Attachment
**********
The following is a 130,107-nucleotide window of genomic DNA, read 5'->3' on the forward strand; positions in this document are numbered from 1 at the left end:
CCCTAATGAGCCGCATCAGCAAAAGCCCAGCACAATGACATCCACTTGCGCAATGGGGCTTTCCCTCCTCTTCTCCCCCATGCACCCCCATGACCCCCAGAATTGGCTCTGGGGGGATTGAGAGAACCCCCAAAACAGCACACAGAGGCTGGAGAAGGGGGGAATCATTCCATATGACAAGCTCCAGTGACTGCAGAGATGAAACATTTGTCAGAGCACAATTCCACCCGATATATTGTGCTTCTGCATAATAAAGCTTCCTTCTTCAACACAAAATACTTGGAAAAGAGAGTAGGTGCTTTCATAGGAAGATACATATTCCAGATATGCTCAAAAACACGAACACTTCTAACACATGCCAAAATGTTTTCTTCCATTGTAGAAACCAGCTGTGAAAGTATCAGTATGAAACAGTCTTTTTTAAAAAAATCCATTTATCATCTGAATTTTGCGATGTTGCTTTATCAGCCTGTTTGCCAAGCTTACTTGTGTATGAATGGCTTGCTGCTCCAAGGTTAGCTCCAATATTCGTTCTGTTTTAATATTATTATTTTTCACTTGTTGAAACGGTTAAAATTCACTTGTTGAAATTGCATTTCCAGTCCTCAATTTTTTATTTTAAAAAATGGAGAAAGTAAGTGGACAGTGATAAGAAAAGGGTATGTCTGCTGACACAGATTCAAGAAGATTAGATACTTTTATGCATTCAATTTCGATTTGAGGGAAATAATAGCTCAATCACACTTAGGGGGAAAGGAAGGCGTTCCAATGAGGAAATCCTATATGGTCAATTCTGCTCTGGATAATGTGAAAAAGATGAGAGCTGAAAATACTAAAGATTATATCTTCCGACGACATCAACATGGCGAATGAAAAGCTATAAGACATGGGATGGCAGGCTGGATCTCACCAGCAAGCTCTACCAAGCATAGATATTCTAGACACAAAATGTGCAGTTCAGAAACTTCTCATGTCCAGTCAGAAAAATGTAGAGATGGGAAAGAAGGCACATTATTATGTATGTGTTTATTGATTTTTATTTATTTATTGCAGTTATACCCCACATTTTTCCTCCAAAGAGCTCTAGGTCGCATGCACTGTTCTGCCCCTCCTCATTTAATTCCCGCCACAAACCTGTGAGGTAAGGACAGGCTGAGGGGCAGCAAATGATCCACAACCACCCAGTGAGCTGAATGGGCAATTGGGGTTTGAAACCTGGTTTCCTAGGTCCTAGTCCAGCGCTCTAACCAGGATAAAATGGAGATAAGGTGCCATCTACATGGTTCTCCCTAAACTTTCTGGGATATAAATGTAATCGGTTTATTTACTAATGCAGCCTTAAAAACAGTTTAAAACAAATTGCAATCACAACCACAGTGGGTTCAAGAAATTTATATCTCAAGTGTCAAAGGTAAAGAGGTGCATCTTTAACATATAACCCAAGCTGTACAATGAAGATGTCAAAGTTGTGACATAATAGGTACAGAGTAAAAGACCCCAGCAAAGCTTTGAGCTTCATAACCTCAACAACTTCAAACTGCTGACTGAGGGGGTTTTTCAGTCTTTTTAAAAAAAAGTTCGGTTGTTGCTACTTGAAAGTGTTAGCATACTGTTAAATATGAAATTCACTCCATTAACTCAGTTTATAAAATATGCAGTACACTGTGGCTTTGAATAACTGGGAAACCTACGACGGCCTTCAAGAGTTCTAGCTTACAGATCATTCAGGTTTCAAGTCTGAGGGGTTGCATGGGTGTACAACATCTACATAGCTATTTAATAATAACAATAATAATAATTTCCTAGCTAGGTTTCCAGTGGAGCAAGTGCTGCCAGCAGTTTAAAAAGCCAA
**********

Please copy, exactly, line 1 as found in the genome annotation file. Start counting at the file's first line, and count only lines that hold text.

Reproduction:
The following is a 130,107-nucleotide window of genomic DNA, read 5'->3' on the forward strand; positions in this document are numbered from 1 at the left end: